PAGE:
Belonging in the Workplace: Ten Tips and Strategies
Supervisors and leaders are uniquely positioned to build identity and authenticity in the workplace by fostering belonging.
Belonging benefits both individuals and organizations
When there’s a conflict between our sense of identity and our environment (our place of work, for example), our identity can feel threatened. These identity threats may cause us to feel excluded or that we don’t belong. These experiences impact our well-being, including our sense of authenticity.
The need for belonging is hardwired into our being. Research has found that we crave social interaction like food, and that our brains experience the pain of exclusion in the same region as physical pain. In other words, a strong sense of belonging isn’t just a nice-to-have. It’s essential for the well-being of each person and group you lead. Research shows that belonging:
- Reduces stress, reduces sick days (by 75%), and improves well-being.
- Is a strong motivator, and it improves performance (56% increase).
- Increases job satisfaction and reduces turnover risk (by 50%).
- Draws in people with identities that have been historically marginalized.
- Can help your group get through difficult or challenging times (like a global pandemic).
- Directly reduces anxiety, depression, and hopelessness. It indirectly reduces suicidal thoughts.
Foster belonging both now and in the long-term
Small but impactful tips for fostering belonging among the people you lead include:
- Be an ally. Advocate for those with identities that are more likely to be marginalized.
- Model inclusive language. For example, introduce new people as a member of “our” team, or opt for “partner” when referring to your significant other.
- Ask for input. Show you’re listening and demonstrate value by asking follow-up questions.
- Share opportunities that can lead to professional development. Show trust by delegating.
- Encourage people to share stories of how they overcame moments of exclusion. Start by sharing your own.
Thinking longer term, the following strategies can help you build belonging into your teams and organization:
- Develop a diverse workforce. Will new employees see other people who look like them?
- Assess your workspace for stereotyping cues. What are the stereotypes typically associated with the roles on your team? Do elements in the workspace reinforce those stereotypes?
- Convey confidence in every individual’s ability and potential for growth. Are employees at higher risk of marginalization or exclusion proactively offered opportunities for professional development?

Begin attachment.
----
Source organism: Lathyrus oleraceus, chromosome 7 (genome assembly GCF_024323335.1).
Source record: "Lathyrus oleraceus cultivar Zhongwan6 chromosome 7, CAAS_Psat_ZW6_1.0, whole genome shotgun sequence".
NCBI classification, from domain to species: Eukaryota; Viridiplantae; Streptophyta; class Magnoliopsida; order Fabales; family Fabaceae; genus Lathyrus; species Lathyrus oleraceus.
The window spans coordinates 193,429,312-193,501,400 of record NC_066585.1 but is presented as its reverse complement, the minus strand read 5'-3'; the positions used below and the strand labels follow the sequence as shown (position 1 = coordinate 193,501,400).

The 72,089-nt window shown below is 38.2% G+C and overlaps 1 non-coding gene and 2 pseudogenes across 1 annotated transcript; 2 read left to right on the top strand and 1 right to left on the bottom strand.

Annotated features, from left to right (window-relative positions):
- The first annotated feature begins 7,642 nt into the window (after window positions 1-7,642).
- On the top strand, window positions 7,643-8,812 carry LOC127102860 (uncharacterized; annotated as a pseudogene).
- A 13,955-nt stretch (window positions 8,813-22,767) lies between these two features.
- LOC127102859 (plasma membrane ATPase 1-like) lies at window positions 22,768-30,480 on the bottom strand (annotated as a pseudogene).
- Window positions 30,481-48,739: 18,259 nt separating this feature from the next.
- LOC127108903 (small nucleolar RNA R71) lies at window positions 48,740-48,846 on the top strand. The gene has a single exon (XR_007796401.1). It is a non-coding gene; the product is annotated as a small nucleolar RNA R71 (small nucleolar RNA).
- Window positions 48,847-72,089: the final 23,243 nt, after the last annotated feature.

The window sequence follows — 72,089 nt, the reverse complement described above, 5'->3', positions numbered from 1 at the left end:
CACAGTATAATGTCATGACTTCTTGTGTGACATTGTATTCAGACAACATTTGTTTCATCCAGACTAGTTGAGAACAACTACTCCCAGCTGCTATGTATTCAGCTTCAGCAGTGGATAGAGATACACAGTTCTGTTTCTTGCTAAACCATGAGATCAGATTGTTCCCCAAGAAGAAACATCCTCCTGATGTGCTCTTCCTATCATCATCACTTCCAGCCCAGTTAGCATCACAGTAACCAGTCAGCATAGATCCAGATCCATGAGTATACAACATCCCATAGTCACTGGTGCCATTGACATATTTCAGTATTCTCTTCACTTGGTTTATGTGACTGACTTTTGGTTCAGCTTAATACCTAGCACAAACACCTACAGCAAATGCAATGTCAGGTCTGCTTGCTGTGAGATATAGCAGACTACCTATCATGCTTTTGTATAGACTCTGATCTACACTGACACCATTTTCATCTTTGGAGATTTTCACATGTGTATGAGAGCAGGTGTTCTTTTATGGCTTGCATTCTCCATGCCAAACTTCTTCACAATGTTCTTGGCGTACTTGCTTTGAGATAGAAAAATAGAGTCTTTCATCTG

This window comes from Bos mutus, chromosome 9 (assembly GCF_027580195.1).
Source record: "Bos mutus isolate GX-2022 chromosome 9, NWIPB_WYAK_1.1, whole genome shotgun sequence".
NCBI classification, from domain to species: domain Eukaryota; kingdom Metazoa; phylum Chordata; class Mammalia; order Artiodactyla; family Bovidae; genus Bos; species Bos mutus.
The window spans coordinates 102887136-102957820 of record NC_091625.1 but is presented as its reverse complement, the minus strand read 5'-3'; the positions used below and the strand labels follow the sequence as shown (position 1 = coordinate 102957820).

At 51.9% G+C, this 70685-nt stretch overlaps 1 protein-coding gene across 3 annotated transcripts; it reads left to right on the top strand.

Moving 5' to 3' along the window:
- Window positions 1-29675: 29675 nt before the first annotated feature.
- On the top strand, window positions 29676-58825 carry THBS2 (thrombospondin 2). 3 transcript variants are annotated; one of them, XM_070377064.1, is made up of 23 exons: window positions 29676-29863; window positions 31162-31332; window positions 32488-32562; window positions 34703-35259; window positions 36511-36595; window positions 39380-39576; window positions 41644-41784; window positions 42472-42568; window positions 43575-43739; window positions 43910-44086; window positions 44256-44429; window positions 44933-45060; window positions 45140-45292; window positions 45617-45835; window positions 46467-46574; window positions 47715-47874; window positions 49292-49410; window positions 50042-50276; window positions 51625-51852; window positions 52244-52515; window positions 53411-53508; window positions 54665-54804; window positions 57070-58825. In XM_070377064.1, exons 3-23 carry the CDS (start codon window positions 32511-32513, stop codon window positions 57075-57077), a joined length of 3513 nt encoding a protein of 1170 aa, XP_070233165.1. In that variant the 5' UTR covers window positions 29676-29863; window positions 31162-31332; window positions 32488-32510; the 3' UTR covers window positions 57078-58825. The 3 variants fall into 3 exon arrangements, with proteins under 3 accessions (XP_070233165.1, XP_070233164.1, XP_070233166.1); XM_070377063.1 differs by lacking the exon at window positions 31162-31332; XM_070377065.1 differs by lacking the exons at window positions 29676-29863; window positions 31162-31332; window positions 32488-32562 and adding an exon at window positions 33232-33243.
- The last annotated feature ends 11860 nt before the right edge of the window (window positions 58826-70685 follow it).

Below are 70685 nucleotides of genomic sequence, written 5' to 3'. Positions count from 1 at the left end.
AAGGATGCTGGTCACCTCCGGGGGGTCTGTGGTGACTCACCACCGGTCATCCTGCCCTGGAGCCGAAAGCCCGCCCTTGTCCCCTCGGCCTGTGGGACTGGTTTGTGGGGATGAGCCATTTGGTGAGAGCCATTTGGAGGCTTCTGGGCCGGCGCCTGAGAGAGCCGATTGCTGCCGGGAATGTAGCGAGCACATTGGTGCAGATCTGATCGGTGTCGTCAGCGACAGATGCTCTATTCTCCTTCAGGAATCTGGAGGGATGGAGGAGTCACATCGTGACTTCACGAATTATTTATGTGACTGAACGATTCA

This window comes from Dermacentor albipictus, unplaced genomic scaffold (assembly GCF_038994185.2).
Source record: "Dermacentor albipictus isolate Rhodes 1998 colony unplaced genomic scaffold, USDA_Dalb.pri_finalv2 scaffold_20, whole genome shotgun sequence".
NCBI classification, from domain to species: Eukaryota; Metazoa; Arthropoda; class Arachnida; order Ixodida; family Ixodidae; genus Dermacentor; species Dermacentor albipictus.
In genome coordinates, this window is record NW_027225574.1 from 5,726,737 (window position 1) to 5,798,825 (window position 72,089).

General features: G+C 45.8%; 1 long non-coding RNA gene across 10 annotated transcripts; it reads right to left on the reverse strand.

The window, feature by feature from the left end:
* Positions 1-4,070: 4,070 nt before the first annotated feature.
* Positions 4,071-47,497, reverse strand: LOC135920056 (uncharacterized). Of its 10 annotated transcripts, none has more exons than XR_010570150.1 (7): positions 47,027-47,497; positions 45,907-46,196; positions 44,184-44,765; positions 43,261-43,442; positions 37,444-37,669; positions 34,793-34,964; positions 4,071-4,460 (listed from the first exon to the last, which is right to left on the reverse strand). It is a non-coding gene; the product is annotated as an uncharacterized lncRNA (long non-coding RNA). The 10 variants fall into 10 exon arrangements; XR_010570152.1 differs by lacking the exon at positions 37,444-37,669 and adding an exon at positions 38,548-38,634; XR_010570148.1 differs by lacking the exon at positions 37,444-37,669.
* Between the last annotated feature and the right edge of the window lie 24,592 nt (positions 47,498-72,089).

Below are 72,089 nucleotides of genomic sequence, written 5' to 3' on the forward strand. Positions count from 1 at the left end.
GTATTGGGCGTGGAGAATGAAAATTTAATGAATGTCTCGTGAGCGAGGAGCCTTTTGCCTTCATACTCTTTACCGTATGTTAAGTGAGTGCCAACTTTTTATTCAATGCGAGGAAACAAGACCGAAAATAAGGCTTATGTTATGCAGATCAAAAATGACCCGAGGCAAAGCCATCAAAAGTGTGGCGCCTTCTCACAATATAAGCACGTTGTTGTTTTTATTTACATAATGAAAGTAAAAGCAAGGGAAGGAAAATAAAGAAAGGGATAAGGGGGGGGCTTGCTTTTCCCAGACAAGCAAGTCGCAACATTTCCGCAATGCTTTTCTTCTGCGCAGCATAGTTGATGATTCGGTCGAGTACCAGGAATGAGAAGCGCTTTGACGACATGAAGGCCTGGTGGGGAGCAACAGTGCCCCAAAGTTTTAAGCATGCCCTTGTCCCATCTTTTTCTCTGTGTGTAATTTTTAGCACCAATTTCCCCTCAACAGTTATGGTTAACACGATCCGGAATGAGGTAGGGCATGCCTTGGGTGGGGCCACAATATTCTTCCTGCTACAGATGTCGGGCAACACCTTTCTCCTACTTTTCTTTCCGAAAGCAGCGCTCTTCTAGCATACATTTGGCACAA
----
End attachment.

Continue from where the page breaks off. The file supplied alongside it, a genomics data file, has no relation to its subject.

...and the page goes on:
- Encourage mentorship. Are employees who have overcome similar challenges available to coach newer employees?
- Seek feedback on the team experience. Are team members invited to suggest different approaches or team structures that may increase belonging?
In a 2019 article for the Harvard Business Review, researchers with BetterUp noted, “Exclusion is damaging because it actually hurts: the sensation is akin to physical pain. And it’s a sting we’ve all experienced at one time or another.”
If you’re concerned about belonging in your workplace or teams, the good news is that you can effectively change approach. In addition, your EAP offers organizational consultations that may be helpful to you. Call us at 877–313–4455 to request a consultation.
References for this article
For a deeper dive into belonging, check out the research we consulted for this article.
- Diversity Efforts Fall Short Unless Employees Feel That They Belong (hbr.org)
- Belonging In The Workplace: Creating Space For Authentic Self-Expression (forbes.com)
- From the Outside Looking In: Sense of Belonging, Depression, and Suicide Risk (tandfonline.com)
- Identifying with a Team Helps Prevent Stress and Burnout among Healthcare Workers (yale.edu)
- Identity Threats in Everyday Life: Distinguishing Belonging From Inclusion (columbia.edu)
- Identity, Belonging, and Achievement (stanford.edu)
- The Value of Belonging at Work (hbr.org)
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The Washington State Employee Assistance Program (EAP) is a free, confidential program created to promote the health, safety and well-being of public service employees. The EAP is available to provide confidential and expert consultation in a variety of areas. Reach out to EAP by calling 877–313–4455. To find out if the Washington State EAP serves your agency or organization, contact your supervisor or human resources department.